Lee the forgotten man, but he deserves better

In all the chatter about who will make the Ottawa Senators’ defence corps this season, you don’t often hear a lot about Brian Lee. Maybe that’s justified.

Lee the forgotten man, but he deserves better
PITTSBURGH, PA - APRIL 13: Jason Spezza #19 of the Ottawa Senators handles the puck against the Pittsburgh Penguins during the game at Consol Energy Center on April 13, 2014 in Pittsburgh, Pennsylvania. The Senators defeated the Penguins 3-2 in a shootout. (Photo by Justin K. Aller/Getty Images)


In all the chatter about who will make the Ottawa Senators’ defence corps this season, you don’t often hear a lot about Brian Lee.

Maybe that’s justified. He did sit for 25 straight games as a healthy scratch early last season after quickly finding a dark corner in then-coach Cory Clouston’s doghouse. There Lee was in the press box every night, closely watching his teammates struggle and keeping his mouth shut like a good soldier. It looked for a time like Lee’s Senators career (and maybe NHL?) might be coming to an end.

But a funny thing happened after that. Eventually injuries and circumstances opened a door, and Lee took full advantage. Not in the way that was expected of him when the Senators made him the surprise No. 9 overall pick in the Sidney Crosby draft — he was seen then as a strong puck-mover with good size — but in a more decidedly low-key fashion.

Lee was just…solid. Gone were the boneheaded decisions with the puck. Gone was the super-soft play that got on coaches’ nerves. Lee was paired up with Chris Phillips as the team’s shut-down pair and he did the things expected of a shut-down defenceman. He used his size, he made smart, simple choices in his own end and he played big minutes against the top players on opposing teams. Maybe he learned something from Phillips.

While it seems like Lee has been around forever, he’s still only 24 years old. He stands at 6’3, 208 lbs. with fine speed and possible upside. His cap hit is a very manageable $875,000 for someone who could turn out to be a solid NHL defenceman. Is this the kind of player the Senators want to give up on now? It was an easy decision last winter, when Bryan Murray tried to move him so he could play somewhere (anywhere). But now?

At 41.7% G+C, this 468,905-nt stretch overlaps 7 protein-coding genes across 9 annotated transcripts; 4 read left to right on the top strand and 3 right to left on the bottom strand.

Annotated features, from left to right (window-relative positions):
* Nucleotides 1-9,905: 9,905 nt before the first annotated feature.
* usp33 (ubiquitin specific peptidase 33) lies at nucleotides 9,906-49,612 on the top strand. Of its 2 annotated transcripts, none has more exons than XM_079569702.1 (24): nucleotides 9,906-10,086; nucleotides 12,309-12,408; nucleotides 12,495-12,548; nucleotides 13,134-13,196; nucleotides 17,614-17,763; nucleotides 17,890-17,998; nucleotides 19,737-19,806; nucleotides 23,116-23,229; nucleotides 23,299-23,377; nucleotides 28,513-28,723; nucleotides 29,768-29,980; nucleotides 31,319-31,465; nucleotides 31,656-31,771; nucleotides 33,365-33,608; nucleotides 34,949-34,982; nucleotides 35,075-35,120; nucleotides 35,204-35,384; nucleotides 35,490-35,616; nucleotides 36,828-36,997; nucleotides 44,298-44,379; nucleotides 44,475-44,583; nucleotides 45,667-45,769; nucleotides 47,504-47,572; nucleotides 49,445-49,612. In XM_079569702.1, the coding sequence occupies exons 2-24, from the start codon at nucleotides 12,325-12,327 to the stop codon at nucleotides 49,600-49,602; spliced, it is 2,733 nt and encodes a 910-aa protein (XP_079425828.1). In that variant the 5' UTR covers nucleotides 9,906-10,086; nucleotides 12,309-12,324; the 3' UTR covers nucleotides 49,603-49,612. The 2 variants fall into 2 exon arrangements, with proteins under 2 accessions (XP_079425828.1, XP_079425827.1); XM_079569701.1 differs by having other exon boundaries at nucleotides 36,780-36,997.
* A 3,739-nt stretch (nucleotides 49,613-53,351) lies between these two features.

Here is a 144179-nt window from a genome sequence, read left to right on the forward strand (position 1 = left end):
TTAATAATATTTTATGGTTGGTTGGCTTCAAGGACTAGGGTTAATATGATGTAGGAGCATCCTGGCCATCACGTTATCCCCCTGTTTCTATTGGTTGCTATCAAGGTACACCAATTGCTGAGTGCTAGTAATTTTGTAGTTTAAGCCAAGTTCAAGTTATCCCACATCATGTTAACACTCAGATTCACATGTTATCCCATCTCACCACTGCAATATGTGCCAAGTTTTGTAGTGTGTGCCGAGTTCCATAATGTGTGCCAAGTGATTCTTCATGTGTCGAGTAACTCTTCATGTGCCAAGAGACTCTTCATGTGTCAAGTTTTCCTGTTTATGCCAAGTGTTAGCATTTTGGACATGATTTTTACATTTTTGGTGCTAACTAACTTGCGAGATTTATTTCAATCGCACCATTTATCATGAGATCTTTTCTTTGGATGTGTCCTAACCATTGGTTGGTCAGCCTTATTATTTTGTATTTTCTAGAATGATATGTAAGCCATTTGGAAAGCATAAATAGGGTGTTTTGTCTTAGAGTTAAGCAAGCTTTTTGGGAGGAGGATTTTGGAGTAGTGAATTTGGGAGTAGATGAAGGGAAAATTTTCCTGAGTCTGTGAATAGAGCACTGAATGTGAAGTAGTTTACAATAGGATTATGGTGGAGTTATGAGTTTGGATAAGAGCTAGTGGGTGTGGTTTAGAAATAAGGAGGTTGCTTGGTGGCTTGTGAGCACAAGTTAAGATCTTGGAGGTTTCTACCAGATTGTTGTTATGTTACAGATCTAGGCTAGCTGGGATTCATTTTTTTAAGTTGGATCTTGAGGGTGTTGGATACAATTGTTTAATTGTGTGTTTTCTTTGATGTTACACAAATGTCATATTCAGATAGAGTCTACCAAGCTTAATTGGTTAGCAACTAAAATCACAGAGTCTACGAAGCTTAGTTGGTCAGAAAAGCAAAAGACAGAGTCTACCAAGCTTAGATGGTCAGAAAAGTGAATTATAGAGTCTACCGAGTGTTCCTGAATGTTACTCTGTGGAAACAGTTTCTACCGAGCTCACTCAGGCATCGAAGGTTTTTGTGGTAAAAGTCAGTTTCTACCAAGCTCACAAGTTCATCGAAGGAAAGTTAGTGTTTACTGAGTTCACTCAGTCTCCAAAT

The easy move, roster-wise is the hardest one to pull off. Filip Kuba’s points totals have fallen every season he has played with the Senators, and he has missed 47 games due to injury the last two years. He’s 34 and will cost the team $3.7 million against the cap in the final year of his contract. If Kuba bounces back with a strong start, perhaps he could generate some value before the trade deadline. That’s the argument made by Graeme Nichols over at The 6th Sens blog recently and it has merit.

Yet you get the feeling the market has changed for these players somewhat. I mean, at the end of the day, how much value is Kuba going to have, even if he does return to his form of 3-4 years ago (which is a major, major stretch)? Not a decent prospect. A pick, maybe a lousy second or third-rounder if the Senators were really lucky. Meanwhile, if David Rundblad were to crack the lineup in a big way, it would probably be at the expense of Lee, who has shown flashes of being a decent NHLer.

I’m a big fan of value plays, but sometimes you need to cut your losses. If it’s a question of ice time and healthy scratches this season, finding out what the rebuilding Senators have in Lee once and for all should take precedence over playing a creaky veteran on a non-playoff team. Kuba would have made a fine buyout candidate this summer, his salary replaced with a couple of forwards who could plug holes this season.

On the plus side, watching how the Senators unclog this logjam should be one of the more interesting storylines in training camp.

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